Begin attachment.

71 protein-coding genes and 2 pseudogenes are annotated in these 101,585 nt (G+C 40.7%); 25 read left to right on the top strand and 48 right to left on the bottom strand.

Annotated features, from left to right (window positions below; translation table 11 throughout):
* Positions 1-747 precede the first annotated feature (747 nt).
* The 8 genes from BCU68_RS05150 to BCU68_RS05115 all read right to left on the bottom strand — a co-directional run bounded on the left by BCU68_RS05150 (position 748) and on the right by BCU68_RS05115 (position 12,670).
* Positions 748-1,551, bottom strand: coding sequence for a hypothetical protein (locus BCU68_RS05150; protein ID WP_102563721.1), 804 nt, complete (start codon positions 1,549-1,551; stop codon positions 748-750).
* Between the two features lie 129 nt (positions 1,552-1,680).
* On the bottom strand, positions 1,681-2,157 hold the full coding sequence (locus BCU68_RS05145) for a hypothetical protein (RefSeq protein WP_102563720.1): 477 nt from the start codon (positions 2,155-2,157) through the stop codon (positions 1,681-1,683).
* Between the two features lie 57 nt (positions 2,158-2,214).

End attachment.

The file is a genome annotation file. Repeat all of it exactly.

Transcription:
71 protein-coding genes and 2 pseudogenes are annotated in these 101,585 nt (G+C 40.7%); 25 read left to right on the top strand and 48 right to left on the bottom strand.

Annotated features, from left to right (window positions below; translation table 11 throughout):
* Positions 1-747 precede the first annotated feature (747 nt).
* The 8 genes from BCU68_RS05150 to BCU68_RS05115 all read right to left on the bottom strand — a co-directional run bounded on the left by BCU68_RS05150 (position 748) and on the right by BCU68_RS05115 (position 12,670).
* Positions 748-1,551, bottom strand: coding sequence for a hypothetical protein (locus BCU68_RS05150; protein ID WP_102563721.1), 804 nt, complete (start codon positions 1,549-1,551; stop codon positions 748-750).
* Between the two features lie 129 nt (positions 1,552-1,680).
* On the bottom strand, positions 1,681-2,157 hold the full coding sequence (locus BCU68_RS05145) for a hypothetical protein (RefSeq protein WP_102563720.1): 477 nt from the start codon (positions 2,155-2,157) through the stop codon (positions 1,681-1,683).
* Between the two features lie 57 nt (positions 2,158-2,214).